Lauren Hall is Associate Professor of Political Science at Rochester Institute of Technology. Her recent book, Family and the Politics of Moderation, was published by Baylor University Press in April 2014. She has also edited a volume on the political philosophy of French political thinker, Chantal Delsol. She has written extensively on the classical liberal tradition, including articles on Edmund Burke, Adam Smith, and Montesquieu. She serves on the editorial board of the interdisciplinary journal Cosmos+Taxis, which publishes on spontaneous orders in the social and political worlds. She serves as the faculty advisor for the RIT College Libertarians. Her current research is on the politics of women and the family in classical liberalism, and she also writes on related areas in evolutionary theory and bioethics.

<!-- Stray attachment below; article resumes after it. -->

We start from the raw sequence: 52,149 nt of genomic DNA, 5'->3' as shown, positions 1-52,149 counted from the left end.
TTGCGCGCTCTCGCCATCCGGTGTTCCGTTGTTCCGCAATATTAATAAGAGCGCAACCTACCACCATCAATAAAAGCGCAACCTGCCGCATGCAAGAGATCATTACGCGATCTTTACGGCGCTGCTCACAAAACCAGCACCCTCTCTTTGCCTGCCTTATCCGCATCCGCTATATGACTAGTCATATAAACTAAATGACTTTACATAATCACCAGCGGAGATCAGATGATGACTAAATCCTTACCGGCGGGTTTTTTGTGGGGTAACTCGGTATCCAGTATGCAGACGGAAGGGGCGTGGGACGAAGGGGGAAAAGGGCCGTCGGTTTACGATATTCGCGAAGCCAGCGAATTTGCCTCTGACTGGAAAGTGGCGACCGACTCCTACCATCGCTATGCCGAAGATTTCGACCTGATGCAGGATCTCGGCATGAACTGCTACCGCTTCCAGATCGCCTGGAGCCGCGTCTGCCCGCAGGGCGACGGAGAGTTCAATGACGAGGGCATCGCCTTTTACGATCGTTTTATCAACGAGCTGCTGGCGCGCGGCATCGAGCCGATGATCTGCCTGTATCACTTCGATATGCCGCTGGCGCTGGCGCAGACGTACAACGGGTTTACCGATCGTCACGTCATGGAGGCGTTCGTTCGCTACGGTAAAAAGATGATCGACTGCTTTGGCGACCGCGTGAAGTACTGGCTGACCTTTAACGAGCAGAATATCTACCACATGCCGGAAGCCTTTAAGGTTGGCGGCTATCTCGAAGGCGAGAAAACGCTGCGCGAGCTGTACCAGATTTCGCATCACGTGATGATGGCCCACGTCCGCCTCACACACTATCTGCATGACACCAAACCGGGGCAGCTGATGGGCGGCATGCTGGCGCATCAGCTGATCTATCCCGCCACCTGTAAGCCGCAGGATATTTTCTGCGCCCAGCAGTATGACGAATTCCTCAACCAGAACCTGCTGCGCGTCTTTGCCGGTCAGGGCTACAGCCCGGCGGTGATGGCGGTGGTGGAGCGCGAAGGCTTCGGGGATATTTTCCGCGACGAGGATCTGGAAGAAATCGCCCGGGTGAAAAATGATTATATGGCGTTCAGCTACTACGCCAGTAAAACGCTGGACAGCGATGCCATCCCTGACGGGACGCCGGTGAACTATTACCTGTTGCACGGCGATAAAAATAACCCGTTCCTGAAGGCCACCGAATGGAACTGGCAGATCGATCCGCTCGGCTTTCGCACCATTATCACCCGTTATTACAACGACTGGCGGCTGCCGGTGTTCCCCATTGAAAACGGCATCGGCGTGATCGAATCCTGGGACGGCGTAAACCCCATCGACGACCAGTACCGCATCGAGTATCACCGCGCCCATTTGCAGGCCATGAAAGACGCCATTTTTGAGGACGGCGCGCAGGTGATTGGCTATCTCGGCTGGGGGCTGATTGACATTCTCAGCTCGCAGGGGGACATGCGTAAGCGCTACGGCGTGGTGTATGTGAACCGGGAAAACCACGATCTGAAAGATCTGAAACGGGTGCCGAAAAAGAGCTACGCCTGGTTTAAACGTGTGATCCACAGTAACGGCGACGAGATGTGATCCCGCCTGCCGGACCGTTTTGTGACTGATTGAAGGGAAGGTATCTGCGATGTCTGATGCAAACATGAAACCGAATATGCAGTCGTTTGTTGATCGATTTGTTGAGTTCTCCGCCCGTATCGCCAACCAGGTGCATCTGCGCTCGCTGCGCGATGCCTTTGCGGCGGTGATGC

John Moser is professor of history at Ashland University, where he teaches courses on modern European, American and East Asian history. He did his undergraduate work at Ohio University, and has an M.A. and Ph.D. in history from the University of Illinois at Urbana-Champaign. He has published numerous works on subjects ranging from comic books to Japanese foreign policy. He is author of four books, the most recent of which is The Global Great Depression and the Coming of World War II (Paradigm 2015). He is also the author of Right Turn: John T. Flynn and the Transformation of American Liberalism (New York University Press 2005) and Twisting the Lion’s Tail: American Anglophobia between the World Wars (New York University Press 1999).
Join us for an address by Dr. Sarah Morgan Smith, Postgraduate Research Fellow at the James Madison Program at Princeton University, entitled Papists, Pacificsts, and Puritans: The 17th Century Religious Origins of American Independence.
Join us for an address by Dan Monroe, Associate Professor of History at Millikin University, entitled Understanding the Honor Culture of the Antebellum South.
Join us for an address by Lucas Morel, Class of 1960 Professor of Ethics and Politics and Head of the Politics Department at Washington and Lee University, entitled Frederick Douglass on Race, Liberty, and the American Creed.